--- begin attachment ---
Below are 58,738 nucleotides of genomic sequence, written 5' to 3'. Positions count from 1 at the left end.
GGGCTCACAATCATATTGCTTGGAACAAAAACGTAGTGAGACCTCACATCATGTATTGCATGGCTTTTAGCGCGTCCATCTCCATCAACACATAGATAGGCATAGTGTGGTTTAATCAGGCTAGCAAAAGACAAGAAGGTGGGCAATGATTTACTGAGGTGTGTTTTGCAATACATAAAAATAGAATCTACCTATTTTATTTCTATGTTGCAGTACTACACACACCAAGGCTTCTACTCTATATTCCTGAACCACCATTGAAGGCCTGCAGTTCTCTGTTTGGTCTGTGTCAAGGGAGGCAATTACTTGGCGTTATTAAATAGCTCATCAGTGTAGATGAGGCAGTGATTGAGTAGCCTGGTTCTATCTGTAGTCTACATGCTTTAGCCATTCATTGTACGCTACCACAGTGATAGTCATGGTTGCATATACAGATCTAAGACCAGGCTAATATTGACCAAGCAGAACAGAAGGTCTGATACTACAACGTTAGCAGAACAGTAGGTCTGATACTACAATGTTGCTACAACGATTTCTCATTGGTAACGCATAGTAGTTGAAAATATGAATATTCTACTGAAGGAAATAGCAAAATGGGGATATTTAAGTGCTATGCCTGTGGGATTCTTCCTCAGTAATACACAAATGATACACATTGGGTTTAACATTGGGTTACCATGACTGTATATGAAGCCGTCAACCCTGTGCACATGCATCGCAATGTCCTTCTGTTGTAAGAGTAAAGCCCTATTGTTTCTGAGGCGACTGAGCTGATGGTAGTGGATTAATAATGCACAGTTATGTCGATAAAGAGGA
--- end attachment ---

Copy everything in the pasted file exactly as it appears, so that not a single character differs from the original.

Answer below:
Below are 58,738 nucleotides of genomic sequence, written 5' to 3'. Positions count from 1 at the left end.
GGGCTCACAATCATATTGCTTGGAACAAAAACGTAGTGAGACCTCACATCATGTATTGCATGGCTTTTAGCGCGTCCATCTCCATCAACACATAGATAGGCATAGTGTGGTTTAATCAGGCTAGCAAAAGACAAGAAGGTGGGCAATGATTTACTGAGGTGTGTTTTGCAATACATAAAAATAGAATCTACCTATTTTATTTCTATGTTGCAGTACTACACACACCAAGGCTTCTACTCTATATTCCTGAACCACCATTGAAGGCCTGCAGTTCTCTGTTTGGTCTGTGTCAAGGGAGGCAATTACTTGGCGTTATTAAATAGCTCATCAGTGTAGATGAGGCAGTGATTGAGTAGCCTGGTTCTATCTGTAGTCTACATGCTTTAGCCATTCATTGTACGCTACCACAGTGATAGTCATGGTTGCATATACAGATCTAAGACCAGGCTAATATTGACCAAGCAGAACAGAAGGTCTGATACTACAACGTTAGCAGAACAGTAGGTCTGATACTACAATGTTGCTACAACGATTTCTCATTGGTAACGCATAGTAGTTGAAAATATGAATATTCTACTGAAGGAAATAGCAAAATGGGGATATTTAAGTGCTATGCCTGTGGGATTCTTCCTCAGTAATACACAAATGATACACATTGGGTTTAACATTGGGTTACCATGACTGTATATGAAGCCGTCAACCCTGTGCACATGCATCGCAATGTCCTTCTGTTGTAAGAGTAAAGCCCTATTGTTTCTGAGGCGACTGAGCTGATGGTAGTGGATTAATAATGCACAGTTATGTCGATAAAGAGGA